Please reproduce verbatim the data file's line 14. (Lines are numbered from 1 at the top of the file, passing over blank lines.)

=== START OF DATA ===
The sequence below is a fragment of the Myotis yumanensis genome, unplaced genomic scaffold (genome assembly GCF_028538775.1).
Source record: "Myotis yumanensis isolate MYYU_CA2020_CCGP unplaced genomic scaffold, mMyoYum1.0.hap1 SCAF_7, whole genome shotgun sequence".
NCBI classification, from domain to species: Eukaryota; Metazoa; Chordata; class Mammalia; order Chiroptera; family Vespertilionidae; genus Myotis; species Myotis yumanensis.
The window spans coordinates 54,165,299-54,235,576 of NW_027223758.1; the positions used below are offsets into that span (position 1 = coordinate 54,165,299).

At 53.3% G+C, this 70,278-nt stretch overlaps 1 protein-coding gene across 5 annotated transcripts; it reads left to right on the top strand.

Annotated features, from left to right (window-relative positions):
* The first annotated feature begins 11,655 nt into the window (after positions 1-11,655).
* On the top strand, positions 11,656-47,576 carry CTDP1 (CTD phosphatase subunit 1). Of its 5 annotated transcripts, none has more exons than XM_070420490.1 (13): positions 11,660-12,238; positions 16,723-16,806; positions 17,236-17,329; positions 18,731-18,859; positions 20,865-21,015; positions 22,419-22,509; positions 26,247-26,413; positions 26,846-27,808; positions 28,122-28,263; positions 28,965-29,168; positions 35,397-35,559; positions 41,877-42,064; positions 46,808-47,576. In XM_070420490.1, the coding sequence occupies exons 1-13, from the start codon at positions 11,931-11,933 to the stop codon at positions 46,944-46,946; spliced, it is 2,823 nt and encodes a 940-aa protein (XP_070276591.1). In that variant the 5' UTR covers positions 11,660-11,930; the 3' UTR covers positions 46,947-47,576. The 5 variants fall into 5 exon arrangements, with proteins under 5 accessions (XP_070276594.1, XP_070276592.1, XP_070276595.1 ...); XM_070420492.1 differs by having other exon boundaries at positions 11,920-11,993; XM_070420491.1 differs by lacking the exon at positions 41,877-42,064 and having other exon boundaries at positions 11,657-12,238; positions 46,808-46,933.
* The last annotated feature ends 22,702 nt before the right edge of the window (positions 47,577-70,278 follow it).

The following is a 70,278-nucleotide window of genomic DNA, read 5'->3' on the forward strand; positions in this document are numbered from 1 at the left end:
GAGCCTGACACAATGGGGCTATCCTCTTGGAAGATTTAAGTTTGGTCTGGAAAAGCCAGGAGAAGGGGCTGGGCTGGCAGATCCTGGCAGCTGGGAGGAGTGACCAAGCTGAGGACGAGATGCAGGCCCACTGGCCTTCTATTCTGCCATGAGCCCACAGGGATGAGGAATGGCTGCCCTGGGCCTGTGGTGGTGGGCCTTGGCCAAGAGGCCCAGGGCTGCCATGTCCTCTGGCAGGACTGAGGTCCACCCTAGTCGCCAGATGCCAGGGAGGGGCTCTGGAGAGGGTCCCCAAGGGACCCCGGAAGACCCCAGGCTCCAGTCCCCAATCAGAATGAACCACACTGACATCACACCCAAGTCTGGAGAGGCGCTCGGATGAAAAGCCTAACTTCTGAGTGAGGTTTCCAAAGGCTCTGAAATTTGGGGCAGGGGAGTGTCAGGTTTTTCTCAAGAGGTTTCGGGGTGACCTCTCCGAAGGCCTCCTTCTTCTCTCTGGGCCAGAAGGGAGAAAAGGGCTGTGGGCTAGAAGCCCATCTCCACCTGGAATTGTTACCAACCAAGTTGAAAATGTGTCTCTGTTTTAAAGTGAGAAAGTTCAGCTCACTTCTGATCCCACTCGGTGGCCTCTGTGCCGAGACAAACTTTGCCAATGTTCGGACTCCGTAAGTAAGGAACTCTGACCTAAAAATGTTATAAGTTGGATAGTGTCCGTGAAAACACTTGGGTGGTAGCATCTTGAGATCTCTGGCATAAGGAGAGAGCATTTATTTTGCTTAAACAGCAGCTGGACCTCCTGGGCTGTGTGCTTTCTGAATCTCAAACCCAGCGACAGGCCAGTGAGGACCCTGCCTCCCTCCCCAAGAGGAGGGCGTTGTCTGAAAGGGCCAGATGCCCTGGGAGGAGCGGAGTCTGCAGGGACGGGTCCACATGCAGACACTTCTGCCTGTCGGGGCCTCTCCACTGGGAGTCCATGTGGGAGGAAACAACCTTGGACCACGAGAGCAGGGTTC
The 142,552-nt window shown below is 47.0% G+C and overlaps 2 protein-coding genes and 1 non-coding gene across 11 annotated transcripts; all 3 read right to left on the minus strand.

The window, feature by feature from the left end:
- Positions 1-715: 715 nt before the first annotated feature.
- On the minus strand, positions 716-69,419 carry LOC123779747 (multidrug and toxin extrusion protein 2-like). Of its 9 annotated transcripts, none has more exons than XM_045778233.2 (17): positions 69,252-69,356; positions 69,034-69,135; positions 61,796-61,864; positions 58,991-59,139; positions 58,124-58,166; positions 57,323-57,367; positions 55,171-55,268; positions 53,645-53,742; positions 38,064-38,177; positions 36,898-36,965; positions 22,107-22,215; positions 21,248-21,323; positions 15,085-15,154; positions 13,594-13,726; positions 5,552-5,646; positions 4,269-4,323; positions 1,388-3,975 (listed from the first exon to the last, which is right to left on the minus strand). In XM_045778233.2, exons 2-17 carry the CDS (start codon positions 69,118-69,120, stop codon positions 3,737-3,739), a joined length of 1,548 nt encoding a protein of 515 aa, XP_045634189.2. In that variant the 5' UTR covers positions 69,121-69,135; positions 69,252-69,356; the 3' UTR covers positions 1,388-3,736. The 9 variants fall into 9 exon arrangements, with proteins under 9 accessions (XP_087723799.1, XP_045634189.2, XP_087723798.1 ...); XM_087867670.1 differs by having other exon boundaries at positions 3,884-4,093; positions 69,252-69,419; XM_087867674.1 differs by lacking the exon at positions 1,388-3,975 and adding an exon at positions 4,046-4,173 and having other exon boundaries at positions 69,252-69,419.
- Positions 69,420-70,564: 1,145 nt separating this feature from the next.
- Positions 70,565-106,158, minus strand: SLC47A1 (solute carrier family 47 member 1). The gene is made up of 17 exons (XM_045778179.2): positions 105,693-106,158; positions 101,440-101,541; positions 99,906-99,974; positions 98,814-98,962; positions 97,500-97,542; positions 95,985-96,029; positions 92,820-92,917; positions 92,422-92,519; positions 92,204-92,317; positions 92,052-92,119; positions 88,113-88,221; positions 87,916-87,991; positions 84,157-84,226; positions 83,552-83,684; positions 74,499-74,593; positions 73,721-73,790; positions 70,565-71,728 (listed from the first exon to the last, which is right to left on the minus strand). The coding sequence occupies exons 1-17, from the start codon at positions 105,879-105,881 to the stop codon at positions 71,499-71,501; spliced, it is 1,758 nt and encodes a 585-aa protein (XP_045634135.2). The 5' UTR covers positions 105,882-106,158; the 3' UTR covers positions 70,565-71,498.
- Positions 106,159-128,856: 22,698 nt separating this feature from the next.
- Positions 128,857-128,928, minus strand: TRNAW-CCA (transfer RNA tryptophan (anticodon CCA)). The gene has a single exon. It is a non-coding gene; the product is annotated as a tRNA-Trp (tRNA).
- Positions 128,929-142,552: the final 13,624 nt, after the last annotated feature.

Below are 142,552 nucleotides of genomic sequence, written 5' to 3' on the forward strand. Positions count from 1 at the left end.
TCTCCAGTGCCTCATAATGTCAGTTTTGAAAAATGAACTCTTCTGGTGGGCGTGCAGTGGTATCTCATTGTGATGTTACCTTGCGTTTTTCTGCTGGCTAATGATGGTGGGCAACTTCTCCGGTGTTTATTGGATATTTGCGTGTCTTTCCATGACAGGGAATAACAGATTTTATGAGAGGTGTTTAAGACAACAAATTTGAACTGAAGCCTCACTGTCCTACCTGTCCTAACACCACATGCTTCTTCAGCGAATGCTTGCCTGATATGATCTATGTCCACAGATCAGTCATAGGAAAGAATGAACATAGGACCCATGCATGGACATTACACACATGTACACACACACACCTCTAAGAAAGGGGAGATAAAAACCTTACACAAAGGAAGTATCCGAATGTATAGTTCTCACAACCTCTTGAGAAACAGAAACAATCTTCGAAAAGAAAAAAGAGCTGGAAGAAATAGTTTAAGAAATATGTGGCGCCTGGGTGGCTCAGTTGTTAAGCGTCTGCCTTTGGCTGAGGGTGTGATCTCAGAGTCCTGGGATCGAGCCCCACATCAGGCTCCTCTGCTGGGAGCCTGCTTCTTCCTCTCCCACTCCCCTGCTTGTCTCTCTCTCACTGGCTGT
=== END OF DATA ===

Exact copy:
- Positions 1-715: 715 nt before the first annotated feature.